more product than they could possibly sell] and a lack of
        retail sales [sales are made only between people inside the
        pyramid, not to the public in general - sound familiar?]. ...

        "[P]yramids are quite seductive because they may be able to
        deliver a high rate of return to a few early investors for a
        short period of time.  Yet, .. pyramid .. schemes are illegal
        because they inevitably must fall apart.  No program can
        recruit new members forever.  Every pyramid .. scheme
        collapses because it cannot expand beyond the size of the
        earth's population.  [Footnote 3: "Assume a pyramid scheme
        in which each person recruits 10 new people.  There would
        be one person at the top, 10 beneath her, 100 beneath them
        and so forth.  The pyramid would involve everyone on earth in
        just 10 layers of people with one con artist on top.  The
        bottom layer would have more than 4.5 billion people."]
        When the scheme collapses, most investors find themselves
        at the bottom, unable to recoup their losses.

        "Some people confuse pyramid .. schemes with multilevel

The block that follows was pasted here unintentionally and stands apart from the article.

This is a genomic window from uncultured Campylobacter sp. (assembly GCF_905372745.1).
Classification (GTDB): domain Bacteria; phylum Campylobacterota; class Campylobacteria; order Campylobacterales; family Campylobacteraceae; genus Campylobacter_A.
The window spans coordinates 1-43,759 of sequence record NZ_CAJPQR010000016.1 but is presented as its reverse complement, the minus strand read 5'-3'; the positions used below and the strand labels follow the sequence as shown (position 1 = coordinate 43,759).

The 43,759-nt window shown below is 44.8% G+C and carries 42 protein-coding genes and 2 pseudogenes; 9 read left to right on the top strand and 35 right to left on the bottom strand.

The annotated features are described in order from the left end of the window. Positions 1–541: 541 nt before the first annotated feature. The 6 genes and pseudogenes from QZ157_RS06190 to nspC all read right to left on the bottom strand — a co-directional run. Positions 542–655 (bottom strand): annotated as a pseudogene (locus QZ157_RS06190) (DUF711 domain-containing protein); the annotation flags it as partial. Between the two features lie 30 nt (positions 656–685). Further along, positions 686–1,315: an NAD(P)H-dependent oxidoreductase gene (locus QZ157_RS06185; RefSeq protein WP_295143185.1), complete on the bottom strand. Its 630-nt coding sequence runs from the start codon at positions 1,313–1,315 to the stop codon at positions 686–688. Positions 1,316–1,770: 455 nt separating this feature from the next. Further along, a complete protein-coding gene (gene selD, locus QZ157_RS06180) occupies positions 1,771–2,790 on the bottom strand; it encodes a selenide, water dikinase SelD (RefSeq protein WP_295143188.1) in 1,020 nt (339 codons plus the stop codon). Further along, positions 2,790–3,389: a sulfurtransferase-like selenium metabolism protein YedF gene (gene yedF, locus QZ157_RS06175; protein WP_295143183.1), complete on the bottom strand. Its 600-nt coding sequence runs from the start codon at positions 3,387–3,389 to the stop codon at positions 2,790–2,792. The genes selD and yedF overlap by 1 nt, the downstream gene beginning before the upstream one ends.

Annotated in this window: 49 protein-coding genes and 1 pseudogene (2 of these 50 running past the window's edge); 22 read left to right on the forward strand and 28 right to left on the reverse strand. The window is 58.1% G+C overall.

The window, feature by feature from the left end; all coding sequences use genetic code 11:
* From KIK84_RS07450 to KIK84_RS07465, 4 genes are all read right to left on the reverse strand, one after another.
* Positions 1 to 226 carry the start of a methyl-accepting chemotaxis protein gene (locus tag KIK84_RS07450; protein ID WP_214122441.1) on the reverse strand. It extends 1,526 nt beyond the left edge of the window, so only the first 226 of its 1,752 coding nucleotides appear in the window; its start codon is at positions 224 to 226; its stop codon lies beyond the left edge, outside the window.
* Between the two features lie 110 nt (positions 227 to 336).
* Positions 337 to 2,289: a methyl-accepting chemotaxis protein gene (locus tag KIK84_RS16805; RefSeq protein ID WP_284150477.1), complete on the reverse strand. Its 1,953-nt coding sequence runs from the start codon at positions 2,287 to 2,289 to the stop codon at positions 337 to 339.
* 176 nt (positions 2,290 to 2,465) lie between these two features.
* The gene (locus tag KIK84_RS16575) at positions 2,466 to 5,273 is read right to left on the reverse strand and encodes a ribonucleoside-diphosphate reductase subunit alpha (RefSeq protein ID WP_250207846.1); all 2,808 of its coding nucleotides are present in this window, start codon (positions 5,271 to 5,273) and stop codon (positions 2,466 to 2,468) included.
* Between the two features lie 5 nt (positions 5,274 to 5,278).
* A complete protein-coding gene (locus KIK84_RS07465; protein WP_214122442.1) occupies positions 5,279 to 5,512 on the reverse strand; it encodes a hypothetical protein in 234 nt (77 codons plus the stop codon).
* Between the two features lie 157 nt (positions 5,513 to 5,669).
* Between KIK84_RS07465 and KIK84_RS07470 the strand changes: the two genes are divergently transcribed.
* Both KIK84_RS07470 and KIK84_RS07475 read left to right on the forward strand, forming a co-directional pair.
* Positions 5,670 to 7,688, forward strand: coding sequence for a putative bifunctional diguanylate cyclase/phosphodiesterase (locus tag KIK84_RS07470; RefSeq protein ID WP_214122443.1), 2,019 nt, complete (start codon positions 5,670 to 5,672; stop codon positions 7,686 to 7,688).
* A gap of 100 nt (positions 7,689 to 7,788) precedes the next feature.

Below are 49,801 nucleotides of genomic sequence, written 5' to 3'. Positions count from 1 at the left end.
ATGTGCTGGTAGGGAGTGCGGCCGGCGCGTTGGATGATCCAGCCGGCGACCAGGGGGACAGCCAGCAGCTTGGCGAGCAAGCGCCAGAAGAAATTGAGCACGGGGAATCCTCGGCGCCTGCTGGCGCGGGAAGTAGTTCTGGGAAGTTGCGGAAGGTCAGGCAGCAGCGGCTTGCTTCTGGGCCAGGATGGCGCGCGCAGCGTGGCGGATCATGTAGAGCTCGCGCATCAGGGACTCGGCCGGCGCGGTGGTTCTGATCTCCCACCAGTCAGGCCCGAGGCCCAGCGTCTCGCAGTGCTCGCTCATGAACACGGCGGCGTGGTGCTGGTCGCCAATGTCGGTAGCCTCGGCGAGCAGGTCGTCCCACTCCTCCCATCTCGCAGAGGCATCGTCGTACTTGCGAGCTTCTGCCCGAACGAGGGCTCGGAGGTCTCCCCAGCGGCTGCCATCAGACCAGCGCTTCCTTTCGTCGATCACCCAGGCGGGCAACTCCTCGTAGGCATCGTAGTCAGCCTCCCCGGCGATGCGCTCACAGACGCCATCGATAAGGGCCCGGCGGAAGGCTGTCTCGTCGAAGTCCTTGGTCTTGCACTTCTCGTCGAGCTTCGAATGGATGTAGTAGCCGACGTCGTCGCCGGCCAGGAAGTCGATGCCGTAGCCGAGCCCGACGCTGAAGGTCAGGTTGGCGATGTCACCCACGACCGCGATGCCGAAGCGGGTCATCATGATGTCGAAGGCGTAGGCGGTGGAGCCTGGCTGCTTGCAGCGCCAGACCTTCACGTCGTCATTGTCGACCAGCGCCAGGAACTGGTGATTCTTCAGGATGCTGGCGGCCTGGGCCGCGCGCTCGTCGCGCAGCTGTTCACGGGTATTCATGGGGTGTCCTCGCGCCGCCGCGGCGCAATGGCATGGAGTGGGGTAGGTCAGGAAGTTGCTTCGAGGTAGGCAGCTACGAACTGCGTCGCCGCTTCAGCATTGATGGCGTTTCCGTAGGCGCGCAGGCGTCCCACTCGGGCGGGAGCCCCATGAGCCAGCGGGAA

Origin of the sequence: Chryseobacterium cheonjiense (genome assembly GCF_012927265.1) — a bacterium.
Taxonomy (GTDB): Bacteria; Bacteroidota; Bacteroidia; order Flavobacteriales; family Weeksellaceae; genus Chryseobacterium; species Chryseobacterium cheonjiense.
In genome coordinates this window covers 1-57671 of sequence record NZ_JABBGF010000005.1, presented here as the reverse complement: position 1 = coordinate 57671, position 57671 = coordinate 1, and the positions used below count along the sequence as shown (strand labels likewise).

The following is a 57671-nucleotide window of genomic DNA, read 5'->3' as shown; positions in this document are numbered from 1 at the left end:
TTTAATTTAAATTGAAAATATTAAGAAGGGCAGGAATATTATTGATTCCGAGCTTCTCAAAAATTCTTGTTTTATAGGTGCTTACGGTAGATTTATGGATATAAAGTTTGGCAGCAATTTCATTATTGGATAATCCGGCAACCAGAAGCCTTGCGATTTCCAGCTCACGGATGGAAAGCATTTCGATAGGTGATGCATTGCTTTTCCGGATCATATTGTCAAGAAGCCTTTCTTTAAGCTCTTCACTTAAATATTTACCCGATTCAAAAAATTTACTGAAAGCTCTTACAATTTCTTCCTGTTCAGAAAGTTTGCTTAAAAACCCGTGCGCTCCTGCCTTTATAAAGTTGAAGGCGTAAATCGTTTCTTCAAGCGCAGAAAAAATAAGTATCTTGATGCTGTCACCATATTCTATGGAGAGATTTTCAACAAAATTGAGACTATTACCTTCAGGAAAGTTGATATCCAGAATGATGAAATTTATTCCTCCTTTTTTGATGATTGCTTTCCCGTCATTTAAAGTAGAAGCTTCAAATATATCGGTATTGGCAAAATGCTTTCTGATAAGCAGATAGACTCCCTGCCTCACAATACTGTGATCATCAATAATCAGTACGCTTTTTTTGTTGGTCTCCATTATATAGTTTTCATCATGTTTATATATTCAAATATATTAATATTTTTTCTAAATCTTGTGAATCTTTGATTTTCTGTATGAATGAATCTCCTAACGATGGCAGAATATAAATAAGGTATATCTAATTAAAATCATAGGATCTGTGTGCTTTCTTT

marketing.  ... [U]nlike pyramid .. schemes, MLM's have a
        real product to sell.  More importantly, MLM's actually sell
        their product to members of the general public, without
        requiring these consumers to pay anything extra or to join
        the MLM system.  MLM's may pay commissions to a long
        string of distributors, but these commissions are paid for
        real retail sales, not for new recruits."

        Now consider how our "wealth distribution program" above
        works.  Which is it, do you think?  Pyramid scheme or MLM? 
        Bzzzz ... time's up.  All who think it's a classic pyramid go
        to the top of the class.


        Not surprisingly, the U.S. Federal Trade Commission ("FTC")
        pays close attention to so-called MLM's that are, in reality,
        nothing more than pyramid schemes.  It regularly prosecutes
        the promoters of such schemes, obtaining injunctions and
        orders freezing the assets of the promoters to be applied
        in redress of victims.  If you knowingly participate in a
        pyramid scheme, you too can be named as a defendant in
        such an action.

        Bear in mind that as a distributor (whether you're participating
        in a legitimate MLM program or an illegal pyramid scheme),
        you're legally responsible for the claims you make about the
        company, its products and business opportunities.  It is no
        defense that you're merely rehashing the same old
        representations made to you by the company.  The FTC can
        require you to verify the research behind any claims you make.
        For more on the subject of representations and your
        obligation to be able to back them up, read "Not Just Six Lines ...
        65 Characters" at http://www.shelteredturtle.com/adsftc.html .

        In addition, if you solicit new distributors, heed the FTC's
        warning in its Consumer Alert, "The Bottom Line About